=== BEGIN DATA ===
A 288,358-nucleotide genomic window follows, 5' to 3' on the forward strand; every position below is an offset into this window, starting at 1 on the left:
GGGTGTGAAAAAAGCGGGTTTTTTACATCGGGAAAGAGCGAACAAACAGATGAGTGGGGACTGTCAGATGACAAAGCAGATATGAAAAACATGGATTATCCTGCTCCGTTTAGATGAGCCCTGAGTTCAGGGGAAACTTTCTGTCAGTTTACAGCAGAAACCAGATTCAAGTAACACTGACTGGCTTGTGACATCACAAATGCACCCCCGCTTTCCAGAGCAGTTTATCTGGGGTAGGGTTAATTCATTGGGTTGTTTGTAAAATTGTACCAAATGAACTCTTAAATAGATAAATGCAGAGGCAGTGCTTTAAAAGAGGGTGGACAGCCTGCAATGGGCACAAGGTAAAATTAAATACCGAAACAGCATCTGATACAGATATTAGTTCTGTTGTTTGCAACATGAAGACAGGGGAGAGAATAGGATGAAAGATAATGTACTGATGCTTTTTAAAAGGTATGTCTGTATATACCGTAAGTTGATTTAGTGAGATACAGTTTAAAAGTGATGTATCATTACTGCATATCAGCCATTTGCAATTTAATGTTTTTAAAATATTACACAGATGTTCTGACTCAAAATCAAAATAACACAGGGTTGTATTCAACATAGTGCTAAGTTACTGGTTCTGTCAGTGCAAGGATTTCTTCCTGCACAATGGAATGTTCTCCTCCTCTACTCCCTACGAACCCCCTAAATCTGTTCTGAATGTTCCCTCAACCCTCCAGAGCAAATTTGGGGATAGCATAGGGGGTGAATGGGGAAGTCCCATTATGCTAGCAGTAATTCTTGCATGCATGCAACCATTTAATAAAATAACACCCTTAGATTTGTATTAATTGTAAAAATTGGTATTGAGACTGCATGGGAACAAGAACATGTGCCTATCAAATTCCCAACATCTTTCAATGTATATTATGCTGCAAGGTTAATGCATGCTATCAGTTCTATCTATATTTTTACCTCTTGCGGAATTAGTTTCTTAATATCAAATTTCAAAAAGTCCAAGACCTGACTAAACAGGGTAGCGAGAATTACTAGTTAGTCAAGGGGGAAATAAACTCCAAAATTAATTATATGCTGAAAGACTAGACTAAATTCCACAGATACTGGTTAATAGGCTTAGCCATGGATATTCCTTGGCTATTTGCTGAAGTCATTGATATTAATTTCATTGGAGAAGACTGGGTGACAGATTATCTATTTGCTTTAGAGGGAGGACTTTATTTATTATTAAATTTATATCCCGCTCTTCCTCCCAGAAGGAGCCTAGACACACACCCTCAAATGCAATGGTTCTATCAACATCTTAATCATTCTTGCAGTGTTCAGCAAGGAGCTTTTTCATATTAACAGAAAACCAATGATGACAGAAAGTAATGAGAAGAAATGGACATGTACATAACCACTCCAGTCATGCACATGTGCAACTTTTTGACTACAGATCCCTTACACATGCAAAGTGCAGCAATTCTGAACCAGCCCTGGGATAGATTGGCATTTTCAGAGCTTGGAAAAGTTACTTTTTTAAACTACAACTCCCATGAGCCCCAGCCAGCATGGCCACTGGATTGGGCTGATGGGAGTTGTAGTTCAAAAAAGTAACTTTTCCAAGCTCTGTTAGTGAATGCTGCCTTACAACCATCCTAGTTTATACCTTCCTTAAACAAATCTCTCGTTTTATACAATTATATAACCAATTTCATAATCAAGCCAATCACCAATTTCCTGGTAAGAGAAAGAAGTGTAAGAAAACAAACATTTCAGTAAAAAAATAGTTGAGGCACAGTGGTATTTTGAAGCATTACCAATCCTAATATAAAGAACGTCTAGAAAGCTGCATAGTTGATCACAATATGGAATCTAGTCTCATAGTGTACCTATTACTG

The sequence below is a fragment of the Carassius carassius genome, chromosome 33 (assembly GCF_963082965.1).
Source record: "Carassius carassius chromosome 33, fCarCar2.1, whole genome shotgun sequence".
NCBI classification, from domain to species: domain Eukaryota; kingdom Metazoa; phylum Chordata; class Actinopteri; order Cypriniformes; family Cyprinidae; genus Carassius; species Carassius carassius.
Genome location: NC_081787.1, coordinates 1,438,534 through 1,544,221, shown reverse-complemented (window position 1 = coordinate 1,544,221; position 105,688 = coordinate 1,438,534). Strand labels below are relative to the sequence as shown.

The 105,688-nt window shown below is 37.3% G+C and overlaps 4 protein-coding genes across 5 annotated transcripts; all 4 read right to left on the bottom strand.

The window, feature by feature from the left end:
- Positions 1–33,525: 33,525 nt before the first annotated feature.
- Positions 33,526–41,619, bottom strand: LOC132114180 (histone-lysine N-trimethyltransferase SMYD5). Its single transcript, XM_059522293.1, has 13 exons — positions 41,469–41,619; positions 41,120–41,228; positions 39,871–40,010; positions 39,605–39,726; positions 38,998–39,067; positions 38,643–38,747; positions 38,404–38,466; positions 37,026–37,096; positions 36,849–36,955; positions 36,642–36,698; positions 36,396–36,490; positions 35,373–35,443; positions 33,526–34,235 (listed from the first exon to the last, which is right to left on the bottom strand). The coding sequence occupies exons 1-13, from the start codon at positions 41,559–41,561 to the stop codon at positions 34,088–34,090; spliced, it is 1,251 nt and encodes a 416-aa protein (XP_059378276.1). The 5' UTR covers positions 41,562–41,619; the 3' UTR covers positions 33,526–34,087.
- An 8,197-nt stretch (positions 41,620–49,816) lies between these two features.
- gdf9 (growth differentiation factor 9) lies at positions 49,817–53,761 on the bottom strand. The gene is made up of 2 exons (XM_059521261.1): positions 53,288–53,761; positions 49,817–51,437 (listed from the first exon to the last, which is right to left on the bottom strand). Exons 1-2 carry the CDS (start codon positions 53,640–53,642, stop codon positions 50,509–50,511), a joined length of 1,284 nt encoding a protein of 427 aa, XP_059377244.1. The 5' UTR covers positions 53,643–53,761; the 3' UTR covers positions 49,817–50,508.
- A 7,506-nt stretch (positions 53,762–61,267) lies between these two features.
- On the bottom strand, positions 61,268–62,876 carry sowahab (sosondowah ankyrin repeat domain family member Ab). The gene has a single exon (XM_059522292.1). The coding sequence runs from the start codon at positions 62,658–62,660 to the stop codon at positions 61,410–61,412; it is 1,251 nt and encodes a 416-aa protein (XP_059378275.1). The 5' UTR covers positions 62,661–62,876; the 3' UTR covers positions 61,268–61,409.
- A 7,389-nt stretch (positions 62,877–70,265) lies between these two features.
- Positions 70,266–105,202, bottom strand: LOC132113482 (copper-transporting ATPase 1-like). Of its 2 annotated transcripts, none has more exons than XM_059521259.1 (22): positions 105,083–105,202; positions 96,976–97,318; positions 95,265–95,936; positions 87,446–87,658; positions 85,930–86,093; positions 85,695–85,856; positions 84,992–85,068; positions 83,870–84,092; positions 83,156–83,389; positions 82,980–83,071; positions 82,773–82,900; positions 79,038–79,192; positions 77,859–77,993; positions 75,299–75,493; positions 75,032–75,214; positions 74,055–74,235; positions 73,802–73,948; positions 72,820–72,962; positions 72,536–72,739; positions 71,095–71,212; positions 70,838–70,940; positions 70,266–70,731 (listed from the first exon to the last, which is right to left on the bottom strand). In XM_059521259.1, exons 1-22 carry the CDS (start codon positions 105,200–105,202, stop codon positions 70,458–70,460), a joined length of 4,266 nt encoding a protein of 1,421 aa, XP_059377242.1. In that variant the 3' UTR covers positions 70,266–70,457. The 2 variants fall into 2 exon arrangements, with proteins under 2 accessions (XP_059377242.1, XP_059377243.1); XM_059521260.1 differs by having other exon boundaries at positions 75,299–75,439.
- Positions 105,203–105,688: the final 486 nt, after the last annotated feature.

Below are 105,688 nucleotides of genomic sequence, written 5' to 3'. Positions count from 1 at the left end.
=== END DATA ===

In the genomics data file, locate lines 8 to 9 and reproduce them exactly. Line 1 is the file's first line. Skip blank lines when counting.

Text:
The window, feature by feature from the left end:
- Positions 1–33,525: 33,525 nt before the first annotated feature.